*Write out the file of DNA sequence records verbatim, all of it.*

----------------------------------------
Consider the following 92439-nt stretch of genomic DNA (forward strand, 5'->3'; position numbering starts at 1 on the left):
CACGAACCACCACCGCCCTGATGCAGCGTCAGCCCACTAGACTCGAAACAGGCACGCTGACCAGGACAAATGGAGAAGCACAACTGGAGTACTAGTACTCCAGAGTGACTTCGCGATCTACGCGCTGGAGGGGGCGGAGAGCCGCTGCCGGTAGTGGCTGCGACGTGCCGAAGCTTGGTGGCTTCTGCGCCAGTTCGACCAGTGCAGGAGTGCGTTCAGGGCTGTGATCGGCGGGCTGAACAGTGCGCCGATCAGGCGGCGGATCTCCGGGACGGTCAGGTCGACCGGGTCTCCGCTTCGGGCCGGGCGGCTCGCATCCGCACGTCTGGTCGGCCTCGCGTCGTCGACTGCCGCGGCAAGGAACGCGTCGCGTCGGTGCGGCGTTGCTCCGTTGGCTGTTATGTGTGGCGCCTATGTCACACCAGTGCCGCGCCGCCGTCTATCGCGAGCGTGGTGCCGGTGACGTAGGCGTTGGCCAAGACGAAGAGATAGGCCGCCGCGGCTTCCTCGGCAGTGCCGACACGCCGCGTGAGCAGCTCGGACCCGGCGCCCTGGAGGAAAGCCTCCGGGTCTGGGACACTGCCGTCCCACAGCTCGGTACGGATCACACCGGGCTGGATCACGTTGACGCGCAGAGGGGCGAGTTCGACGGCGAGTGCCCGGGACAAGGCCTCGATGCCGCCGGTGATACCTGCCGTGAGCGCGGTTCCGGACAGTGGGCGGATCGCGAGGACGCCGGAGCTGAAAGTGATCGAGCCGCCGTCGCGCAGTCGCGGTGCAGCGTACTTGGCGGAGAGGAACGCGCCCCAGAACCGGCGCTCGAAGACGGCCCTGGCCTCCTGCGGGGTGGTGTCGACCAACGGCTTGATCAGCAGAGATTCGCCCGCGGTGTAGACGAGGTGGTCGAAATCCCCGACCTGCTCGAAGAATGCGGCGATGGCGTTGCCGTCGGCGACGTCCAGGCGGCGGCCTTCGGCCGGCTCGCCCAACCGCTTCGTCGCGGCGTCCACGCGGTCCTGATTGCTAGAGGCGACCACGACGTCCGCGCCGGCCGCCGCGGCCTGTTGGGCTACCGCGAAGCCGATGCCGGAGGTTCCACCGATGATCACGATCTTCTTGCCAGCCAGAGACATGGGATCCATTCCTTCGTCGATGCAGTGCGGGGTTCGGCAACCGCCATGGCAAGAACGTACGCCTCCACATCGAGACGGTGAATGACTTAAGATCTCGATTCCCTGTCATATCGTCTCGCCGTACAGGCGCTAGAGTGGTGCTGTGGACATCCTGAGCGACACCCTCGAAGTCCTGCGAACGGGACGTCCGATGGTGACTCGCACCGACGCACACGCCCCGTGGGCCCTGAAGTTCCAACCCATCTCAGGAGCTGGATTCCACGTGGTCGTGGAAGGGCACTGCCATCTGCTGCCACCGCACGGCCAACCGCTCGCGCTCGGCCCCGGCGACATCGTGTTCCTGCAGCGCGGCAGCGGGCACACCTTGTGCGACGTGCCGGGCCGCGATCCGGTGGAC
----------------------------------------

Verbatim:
Consider the following 92439-nt stretch of genomic DNA (forward strand, 5'->3'; position numbering starts at 1 on the left):
CACGAACCACCACCGCCCTGATGCAGCGTCAGCCCACTAGACTCGAAACAGGCACGCTGACCAGGACAAATGGAGAAGCACAACTGGAGTACTAGTACTCCAGAGTGACTTCGCGATCTACGCGCTGGAGGGGGCGGAGAGCCGCTGCCGGTAGTGGCTGCGACGTGCCGAAGCTTGGTGGCTTCTGCGCCAGTTCGACCAGTGCAGGAGTGCGTTCAGGGCTGTGATCGGCGGGCTGAACAGTGCGCCGATCAGGCGGCGGATCTCCGGGACGGTCAGGTCGACCGGGTCTCCGCTTCGGGCCGGGCGGCTCGCATCCGCACGTCTGGTCGGCCTCGCGTCGTCGACTGCCGCGGCAAGGAACGCGTCGCGTCGGTGCGGCGTTGCTCCGTTGGCTGTTATGTGTGGCGCCTATGTCACACCAGTGCCGCGCCGCCGTCTATCGCGAGCGTGGTGCCGGTGACGTAGGCGTTGGCCAAGACGAAGAGATAGGCCGCCGCGGCTTCCTCGGCAGTGCCGACACGCCGCGTGAGCAGCTCGGACCCGGCGCCCTGGAGGAAAGCCTCCGGGTCTGGGACACTGCCGTCCCACAGCTCGGTACGGATCACACCGGGCTGGATCACGTTGACGCGCAGAGGGGCGAGTTCGACGGCGAGTGCCCGGGACAAGGCCTCGATGCCGCCGGTGATACCTGCCGTGAGCGCGGTTCCGGACAGTGGGCGGATCGCGAGGACGCCGGAGCTGAAAGTGATCGAGCCGCCGTCGCGCAGTCGCGGTGCAGCGTACTTGGCGGAGAGGAACGCGCCCCAGAACCGGCGCTCGAAGACGGCCCTGGCCTCCTGCGGGGTGGTGTCGACCAACGGCTTGATCAGCAGAGATTCGCCCGCGGTGTAGACGAGGTGGTCGAAATCCCCGACCTGCTCGAAGAATGCGGCGATGGCGTTGCCGTCGGCGACGTCCAGGCGGCGGCCTTCGGCCGGCTCGCCCAACCGCTTCGTCGCGGCGTCCACGCGGTCCTGATTGCTAGAGGCGACCACGACGTCCGCGCCGGCCGCCGCGGCCTGTTGGGCTACCGCGAAGCCGATGCCGGAGGTTCCACCGATGATCACGATCTTCTTGCCAGCCAGAGACATGGGATCCATTCCTTCGTCGATGCAGTGCGGGGTTCGGCAACCGCCATGGCAAGAACGTACGCCTCCACATCGAGACGGTGAATGACTTAAGATCTCGATTCCCTGTCATATCGTCTCGCCGTACAGGCGCTAGAGTGGTGCTGTGGACATCCTGAGCGACACCCTCGAAGTCCTGCGAACGGGACGTCCGATGGTGACTCGCACCGACGCACACGCCCCGTGGGCCCTGAAGTTCCAACCCATCTCAGGAGCTGGATTCCACGTGGTCGTGGAAGGGCACTGCCATCTGCTGCCACCGCACGGCCAACCGCTCGCGCTCGGCCCCGGCGACATCGTGTTCCTGCAGCGCGGCAGCGGGCACACCTTGTGCGACGTGCCGGGCCGCGATCCGGTGGAC